Jesus is calling his disciples and us to a ministry. We are to join Jesus in displaying God’s mighty works. We are an extension of God’s presence in the midst of the tragedy as we come beside those who are suffering in ways we don’t comprehend. We are to be agents of healing, working to restore God’s order to people’s lives and communities. We are to be representatives of the day of resurrection to come, as we seek to rebuild and renew.

Using poetry from the exile and the story of the Exodus we find that God’s steadfast, universal presence and love can be known experientially and relationally by those cut off from their past and living in physical, emotional, and intellectual dislocation.  Though they may have forgotten God, God has not forgotten them; and in that affirmation lies their identity, their worth, and their hope.


  • Read Exodus 3:1-12


Questions to consider this week:

§  How do you experience the presence of God? How do those with Alzheimer’s or dementia experience the presence of God? 

  • God told Moses that he sees, he heard, he knows the Israelites suffering. What does it mean to say that God sees our suffering? What does it mean to say that God hears our suffering? What does it mean that God knows our suffering? 
  • God knew that the Israelites were suffering from bondage. How is dementia a form of bondage— where your thoughts are locked and imprisoned in your head? 
  • God called Moses to lead the Israelites from Egypt into the wilderness, a place of exile. They were taken away from their homes, the familiar to a new land—and, they thought, away from God. How is dementia a form of exile?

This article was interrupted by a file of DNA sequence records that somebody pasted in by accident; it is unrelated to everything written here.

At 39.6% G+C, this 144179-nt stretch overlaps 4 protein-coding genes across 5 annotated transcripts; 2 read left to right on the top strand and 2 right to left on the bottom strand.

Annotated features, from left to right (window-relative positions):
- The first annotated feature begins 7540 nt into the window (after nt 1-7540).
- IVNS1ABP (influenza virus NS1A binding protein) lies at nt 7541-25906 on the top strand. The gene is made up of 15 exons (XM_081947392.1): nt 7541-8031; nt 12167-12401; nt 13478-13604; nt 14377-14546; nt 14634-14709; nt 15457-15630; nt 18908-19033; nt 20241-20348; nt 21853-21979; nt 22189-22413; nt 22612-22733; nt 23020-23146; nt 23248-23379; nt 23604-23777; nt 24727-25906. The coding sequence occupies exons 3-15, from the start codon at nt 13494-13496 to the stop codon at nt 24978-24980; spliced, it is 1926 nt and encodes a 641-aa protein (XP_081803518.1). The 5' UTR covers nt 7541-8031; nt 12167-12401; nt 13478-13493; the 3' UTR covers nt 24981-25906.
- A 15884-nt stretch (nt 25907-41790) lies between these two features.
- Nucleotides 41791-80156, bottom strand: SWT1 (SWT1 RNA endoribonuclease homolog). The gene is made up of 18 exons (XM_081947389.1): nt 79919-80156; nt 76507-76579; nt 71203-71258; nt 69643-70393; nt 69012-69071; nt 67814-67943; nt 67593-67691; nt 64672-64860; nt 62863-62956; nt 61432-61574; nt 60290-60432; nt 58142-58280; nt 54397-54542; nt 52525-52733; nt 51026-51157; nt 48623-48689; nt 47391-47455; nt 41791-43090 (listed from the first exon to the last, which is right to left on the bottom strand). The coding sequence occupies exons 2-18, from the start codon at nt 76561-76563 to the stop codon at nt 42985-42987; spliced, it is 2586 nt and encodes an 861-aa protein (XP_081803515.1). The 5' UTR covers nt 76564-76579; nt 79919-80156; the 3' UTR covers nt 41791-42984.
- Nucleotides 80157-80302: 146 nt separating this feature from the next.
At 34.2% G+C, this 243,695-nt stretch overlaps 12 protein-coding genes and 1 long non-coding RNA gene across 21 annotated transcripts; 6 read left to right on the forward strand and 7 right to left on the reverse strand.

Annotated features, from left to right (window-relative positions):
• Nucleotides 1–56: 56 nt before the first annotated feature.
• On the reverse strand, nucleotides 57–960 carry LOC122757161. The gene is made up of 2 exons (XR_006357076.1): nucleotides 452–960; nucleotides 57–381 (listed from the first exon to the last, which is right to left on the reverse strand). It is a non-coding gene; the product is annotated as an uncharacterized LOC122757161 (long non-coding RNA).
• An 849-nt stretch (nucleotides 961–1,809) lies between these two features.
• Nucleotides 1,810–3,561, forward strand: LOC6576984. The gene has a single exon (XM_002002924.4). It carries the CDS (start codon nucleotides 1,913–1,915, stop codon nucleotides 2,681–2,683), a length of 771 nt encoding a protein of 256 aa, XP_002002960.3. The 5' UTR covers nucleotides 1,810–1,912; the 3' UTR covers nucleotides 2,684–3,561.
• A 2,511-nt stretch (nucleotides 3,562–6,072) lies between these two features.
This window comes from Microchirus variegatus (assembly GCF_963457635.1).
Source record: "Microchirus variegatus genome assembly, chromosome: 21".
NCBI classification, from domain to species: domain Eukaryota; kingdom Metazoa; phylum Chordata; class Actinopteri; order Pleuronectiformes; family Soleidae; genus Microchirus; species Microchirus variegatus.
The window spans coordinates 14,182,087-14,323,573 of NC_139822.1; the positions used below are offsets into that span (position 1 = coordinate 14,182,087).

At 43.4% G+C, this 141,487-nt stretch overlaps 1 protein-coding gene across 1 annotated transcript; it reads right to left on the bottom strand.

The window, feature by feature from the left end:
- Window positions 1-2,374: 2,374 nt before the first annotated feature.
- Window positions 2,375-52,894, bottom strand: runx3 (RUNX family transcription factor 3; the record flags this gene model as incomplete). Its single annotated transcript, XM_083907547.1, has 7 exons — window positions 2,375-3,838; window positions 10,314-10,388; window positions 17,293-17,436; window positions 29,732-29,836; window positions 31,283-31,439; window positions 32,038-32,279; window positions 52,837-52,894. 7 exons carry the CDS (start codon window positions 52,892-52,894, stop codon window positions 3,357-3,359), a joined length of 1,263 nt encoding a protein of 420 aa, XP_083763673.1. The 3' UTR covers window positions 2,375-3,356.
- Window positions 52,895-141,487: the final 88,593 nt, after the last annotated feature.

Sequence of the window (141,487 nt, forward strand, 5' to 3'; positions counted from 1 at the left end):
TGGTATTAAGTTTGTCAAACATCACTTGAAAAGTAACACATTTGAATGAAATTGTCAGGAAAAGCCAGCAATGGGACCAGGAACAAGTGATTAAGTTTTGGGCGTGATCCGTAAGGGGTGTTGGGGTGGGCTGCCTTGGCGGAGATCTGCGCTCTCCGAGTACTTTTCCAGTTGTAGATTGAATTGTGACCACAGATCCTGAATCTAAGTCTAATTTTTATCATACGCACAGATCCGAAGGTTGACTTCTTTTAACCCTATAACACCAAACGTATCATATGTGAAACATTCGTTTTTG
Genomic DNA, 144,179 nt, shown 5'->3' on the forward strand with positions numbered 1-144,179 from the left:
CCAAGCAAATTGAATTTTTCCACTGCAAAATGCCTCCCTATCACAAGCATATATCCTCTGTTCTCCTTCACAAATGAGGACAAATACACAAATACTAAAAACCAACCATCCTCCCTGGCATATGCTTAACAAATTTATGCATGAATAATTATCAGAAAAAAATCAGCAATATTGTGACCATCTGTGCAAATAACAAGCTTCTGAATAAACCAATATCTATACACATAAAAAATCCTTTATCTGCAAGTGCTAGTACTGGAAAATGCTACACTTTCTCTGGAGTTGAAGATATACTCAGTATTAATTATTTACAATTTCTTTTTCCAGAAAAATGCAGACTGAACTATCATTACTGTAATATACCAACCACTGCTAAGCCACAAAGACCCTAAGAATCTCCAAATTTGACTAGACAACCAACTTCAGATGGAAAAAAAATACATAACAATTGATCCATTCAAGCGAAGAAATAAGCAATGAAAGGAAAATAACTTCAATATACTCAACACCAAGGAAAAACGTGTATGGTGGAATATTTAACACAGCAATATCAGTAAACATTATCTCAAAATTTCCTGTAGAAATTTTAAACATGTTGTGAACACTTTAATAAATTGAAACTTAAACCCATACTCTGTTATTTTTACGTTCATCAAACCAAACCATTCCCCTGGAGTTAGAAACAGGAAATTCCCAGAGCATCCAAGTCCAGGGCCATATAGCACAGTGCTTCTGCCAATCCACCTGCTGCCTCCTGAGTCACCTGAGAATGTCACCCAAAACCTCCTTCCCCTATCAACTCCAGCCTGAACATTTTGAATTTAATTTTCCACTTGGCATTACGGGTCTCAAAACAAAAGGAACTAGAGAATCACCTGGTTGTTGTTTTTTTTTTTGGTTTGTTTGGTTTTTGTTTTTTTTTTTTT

• Who is God to those who experience dementia? Their families and caregivers? 



*An Alzheimer’s Patient Prayer


Pray for me I was once like you.

Be kind and loving to me that’s how I would have treated you.

Remember I was once someone’s parent or spouse I had a life and a dream for the future.

Speak to me, I can hear you even if I don’t understand what you are saying.

Speak to me of things in my past of which I can still relate.

Be considerate of me, my days are such a struggle.

Think of my feelings because I still have them and can feel pain.

Treat me with respect because I would have treated you that way.

Think of how I was before I got Alzheimer’s; I was full of life, I had a life, laughed and loved you.

Think of how I am now, My disease distorts my thinking, my feelings, and my ability to respond, but I still love you even if I can’t tell you.

Think about my future because I used too.

Remember I was full of hope for the future just like you are now.

Think how it would be to have things locked in your mind and can’t let them out.

I need you to understand and not blame me, but Alzheimer’s.

I still need the compassion and the touching and most of all I still need you to love me.

Keep me in your prayers because I am between life and death.

The love you give will be a blessing from God and both of us will live forever.

How you live and what you do today will always be remembered in the heart of the Alzheimer’s Patient.


Prayer by Carolyn Haynali